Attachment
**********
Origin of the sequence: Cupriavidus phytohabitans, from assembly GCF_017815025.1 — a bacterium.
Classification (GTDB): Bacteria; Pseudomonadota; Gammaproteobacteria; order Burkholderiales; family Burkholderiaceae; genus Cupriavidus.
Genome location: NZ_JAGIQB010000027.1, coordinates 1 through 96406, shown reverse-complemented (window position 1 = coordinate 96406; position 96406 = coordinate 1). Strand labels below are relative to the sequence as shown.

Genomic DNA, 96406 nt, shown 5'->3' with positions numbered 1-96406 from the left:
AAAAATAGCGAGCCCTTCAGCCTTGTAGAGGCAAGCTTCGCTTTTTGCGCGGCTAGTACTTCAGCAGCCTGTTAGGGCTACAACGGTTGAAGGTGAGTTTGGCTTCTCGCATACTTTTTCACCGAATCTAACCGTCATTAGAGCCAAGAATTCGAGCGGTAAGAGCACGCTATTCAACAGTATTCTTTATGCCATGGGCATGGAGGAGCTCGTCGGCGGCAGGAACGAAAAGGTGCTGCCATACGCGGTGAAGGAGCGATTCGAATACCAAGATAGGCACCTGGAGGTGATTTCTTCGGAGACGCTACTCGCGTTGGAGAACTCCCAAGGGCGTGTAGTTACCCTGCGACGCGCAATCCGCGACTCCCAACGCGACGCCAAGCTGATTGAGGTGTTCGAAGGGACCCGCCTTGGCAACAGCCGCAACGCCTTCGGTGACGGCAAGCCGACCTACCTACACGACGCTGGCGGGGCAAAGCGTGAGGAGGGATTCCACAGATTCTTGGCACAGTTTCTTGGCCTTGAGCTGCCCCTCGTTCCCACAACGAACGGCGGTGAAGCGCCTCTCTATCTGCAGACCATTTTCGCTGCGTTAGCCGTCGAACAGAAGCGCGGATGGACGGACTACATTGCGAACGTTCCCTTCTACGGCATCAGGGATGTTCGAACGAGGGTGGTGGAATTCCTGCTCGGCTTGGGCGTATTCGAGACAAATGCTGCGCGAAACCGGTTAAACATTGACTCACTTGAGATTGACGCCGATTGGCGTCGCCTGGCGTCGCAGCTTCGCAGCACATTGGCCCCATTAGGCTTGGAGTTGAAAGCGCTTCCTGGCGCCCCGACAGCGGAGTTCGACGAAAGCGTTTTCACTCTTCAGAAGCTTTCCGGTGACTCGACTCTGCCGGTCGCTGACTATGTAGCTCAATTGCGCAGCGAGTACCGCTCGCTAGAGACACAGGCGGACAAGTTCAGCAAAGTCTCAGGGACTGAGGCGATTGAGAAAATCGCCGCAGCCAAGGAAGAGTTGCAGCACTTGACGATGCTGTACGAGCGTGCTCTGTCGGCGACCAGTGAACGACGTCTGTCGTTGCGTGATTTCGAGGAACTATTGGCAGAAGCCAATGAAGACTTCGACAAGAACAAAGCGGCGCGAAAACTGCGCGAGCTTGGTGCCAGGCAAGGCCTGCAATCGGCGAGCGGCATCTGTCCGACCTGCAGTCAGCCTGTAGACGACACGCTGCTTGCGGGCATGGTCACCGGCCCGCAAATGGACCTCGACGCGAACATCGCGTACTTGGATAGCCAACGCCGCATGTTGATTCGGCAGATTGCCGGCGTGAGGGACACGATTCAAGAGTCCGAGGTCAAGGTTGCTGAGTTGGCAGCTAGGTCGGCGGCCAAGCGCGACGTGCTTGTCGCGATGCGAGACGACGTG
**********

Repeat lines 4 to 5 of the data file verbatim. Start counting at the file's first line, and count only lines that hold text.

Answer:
Genomic DNA, 96406 nt, shown 5'->3' with positions numbered 1-96406 from the left:
AAAAATAGCGAGCCCTTCAGCCTTGTAGAGGCAAGCTTCGCTTTTTGCGCGGCTAGTACTTCAGCAGCCTGTTAGGGCTACAACGGTTGAAGGTGAGTTTGGCTTCTCGCATACTTTTTCACCGAATCTAACCGTCATTAGAGCCAAGAATTCGAGCGGTAAGAGCACGCTATTCAACAGTATTCTTTATGCCATGGGCATGGAGGAGCTCGTCGGCGGCAGGAACGAAAAGGTGCTGCCATACGCGGTGAAGGAGCGATTCGAATACCAAGATAGGCACCTGGAGGTGATTTCTTCGGAGACGCTACTCGCGTTGGAGAACTCCCAAGGGCGTGTAGTTACCCTGCGACGCGCAATCCGCGACTCCCAACGCGACGCCAAGCTGATTGAGGTGTTCGAAGGGACCCGCCTTGGCAACAGCCGCAACGCCTTCGGTGACGGCAAGCCGACCTACCTACACGACGCTGGCGGGGCAAAGCGTGAGGAGGGATTCCACAGATTCTTGGCACAGTTTCTTGGCCTTGAGCTGCCCCTCGTTCCCACAACGAACGGCGGTGAAGCGCCTCTCTATCTGCAGACCATTTTCGCTGCGTTAGCCGTCGAACAGAAGCGCGGATGGACGGACTACATTGCGAACGTTCCCTTCTACGGCATCAGGGATGTTCGAACGAGGGTGGTGGAATTCCTGCTCGGCTTGGGCGTATTCGAGACAAATGCTGCGCGAAACCGGTTAAACATTGACTCACTTGAGATTGACGCCGATTGGCGTCGCCTGGCGTCGCAGCTTCGCAGCACATTGGCCCCATTAGGCTTGGAGTTGAAAGCGCTTCCTGGCGCCCCGACAGCGGAGTTCGACGAAAGCGTTTTCACTCTTCAGAAGCTTTCCGGTGACTCGACTCTGCCGGTCGCTGACTATGTAGCTCAATTGCGCAGCGAGTACCGCTCGCTAGAGACACAGGCGGACAAGTTCAGCAAAGTCTCAGGGACTGAGGCGATTGAGAAAATCGCCGCAGCCAAGGAAGAGTTGCAGCACTTGACGATGCTGTACGAGCGTGCTCTGTCGGCGACCAGTGAACGACGTCTGTCGTTGCGTGATTTCGAGGAACTATTGGCAGAAGCCAATGAAGACTTCGACAAGAACAAAGCGGCGCGAAAACTGCGCGAGCTTGGTGCCAGGCAAGGCCTGCAATCGGCGAGCGGCATCTGTCCGACCTGCAGTCAGCCTGTAGACGACACGCTGCTTGCGGGCATGGTCACCGGCCCGCAAATGGACCTCGACGCGAACATCGCGTACTTGGATAGCCAACGCCGCATGTTGATTCGGCAGATTGCCGGCGTGAGGGACACGATTCAAGAGTCCGAGGTCAAGGTTGCTGAGTTGGCAGCTAGGTCGGCGGCCAAGCGCGACGTGCTTGTCGCGATGCGAGACGACGTG